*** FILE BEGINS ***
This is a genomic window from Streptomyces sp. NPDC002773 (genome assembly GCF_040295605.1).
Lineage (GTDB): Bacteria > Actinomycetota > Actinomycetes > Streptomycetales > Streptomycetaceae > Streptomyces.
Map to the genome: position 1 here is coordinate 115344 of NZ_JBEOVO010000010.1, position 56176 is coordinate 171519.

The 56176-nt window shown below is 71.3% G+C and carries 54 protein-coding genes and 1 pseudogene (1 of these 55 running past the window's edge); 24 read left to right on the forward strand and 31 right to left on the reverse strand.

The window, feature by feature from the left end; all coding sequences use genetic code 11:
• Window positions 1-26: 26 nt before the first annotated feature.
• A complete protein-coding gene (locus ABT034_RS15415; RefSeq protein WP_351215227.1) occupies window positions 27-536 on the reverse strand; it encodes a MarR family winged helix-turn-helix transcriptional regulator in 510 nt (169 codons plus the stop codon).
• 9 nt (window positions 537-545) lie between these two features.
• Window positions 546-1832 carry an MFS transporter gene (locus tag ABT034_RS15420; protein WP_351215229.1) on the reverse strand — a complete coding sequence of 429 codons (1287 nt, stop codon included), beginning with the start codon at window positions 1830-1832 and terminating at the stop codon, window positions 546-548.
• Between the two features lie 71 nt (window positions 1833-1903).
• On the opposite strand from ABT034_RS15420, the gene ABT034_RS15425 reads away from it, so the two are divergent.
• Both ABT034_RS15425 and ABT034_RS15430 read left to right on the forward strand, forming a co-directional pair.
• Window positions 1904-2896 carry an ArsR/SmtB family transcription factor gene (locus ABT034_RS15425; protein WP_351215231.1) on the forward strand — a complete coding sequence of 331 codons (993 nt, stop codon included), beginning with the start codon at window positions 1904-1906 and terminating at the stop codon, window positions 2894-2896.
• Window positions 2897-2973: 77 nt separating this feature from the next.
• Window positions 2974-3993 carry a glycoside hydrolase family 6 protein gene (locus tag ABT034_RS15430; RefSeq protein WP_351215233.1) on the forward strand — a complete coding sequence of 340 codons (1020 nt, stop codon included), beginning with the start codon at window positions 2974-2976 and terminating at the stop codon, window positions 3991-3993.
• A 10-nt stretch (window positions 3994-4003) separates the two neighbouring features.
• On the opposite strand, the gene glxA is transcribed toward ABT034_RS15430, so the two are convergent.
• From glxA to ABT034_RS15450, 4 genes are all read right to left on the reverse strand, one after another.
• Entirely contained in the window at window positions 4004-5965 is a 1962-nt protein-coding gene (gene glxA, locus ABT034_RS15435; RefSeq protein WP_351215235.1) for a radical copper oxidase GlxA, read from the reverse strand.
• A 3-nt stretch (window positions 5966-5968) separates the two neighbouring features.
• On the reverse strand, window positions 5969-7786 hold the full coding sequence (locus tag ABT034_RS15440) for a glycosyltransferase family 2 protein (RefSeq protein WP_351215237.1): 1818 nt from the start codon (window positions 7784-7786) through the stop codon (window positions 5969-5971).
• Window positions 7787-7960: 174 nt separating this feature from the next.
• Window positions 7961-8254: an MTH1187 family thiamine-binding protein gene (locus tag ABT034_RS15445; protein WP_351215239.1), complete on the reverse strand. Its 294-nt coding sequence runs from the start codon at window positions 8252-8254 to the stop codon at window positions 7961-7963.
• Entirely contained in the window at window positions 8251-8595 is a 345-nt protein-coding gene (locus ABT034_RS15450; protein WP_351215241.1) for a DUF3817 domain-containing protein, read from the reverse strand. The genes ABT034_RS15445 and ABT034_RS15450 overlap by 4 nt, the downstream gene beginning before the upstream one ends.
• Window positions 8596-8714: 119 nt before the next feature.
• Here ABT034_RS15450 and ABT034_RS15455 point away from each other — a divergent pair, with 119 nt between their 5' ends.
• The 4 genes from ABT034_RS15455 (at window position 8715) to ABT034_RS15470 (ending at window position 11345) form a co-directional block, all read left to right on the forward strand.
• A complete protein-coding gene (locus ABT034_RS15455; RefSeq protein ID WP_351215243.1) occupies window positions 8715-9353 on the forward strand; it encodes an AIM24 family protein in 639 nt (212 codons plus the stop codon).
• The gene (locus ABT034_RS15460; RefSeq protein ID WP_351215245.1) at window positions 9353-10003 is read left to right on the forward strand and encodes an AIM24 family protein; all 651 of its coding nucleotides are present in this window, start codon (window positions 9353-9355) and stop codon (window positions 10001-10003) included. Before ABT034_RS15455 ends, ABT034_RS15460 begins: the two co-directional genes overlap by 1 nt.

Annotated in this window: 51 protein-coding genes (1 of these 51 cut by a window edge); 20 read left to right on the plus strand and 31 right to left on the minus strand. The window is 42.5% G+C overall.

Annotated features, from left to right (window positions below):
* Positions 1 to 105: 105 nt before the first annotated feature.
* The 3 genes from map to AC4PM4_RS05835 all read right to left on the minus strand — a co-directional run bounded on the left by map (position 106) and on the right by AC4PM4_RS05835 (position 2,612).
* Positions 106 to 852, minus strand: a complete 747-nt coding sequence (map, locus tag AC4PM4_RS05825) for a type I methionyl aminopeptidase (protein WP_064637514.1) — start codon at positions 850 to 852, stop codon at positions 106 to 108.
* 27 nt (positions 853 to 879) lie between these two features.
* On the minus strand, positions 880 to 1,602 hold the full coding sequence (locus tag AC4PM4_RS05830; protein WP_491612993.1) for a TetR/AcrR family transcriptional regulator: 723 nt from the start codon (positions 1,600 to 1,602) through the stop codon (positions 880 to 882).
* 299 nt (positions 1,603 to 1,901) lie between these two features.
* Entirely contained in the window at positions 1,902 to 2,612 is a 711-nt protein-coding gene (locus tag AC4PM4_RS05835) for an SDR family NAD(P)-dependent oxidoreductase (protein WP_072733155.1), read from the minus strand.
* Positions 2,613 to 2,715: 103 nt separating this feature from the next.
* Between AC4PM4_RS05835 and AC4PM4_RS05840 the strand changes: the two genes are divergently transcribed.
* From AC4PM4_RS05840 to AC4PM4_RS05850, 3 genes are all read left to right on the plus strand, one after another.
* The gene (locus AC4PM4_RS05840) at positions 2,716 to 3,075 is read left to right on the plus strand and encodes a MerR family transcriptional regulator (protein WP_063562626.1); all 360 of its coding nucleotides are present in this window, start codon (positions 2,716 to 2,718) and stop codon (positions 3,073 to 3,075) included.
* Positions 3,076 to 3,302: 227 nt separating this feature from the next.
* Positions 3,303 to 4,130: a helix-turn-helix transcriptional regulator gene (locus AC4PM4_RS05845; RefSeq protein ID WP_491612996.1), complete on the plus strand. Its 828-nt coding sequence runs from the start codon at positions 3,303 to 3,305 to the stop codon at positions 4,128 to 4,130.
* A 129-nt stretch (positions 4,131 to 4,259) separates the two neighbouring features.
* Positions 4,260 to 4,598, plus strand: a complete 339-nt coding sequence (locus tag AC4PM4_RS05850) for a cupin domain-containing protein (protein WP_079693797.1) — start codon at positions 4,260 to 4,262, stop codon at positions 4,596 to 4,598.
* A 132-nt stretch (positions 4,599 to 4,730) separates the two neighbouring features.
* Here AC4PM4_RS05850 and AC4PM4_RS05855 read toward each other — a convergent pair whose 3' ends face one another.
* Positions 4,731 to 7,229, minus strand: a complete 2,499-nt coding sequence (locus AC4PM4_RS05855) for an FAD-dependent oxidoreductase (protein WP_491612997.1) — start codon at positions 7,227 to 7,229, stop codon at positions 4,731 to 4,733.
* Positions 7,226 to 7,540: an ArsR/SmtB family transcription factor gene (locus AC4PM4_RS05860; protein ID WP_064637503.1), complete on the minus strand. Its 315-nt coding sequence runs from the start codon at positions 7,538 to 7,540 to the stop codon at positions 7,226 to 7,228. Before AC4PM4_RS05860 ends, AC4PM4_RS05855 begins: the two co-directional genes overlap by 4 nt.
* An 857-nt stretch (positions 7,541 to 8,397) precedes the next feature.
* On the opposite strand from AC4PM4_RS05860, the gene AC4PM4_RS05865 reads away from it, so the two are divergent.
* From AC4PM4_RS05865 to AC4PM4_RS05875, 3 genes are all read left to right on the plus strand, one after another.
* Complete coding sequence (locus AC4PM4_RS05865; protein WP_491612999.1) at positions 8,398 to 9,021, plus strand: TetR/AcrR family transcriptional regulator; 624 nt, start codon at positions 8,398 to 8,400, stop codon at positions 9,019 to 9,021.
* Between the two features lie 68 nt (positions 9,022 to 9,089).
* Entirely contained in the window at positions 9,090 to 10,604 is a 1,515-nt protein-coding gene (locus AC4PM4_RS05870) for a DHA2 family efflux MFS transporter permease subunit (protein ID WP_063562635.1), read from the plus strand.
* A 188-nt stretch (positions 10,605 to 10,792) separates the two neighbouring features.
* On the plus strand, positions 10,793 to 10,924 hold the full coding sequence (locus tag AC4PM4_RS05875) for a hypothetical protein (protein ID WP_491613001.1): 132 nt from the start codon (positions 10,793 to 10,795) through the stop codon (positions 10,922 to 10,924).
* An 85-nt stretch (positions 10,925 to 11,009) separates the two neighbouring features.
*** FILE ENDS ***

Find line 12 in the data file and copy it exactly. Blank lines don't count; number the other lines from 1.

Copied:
• Both ABT034_RS15425 and ABT034_RS15430 read left to right on the forward strand, forming a co-directional pair.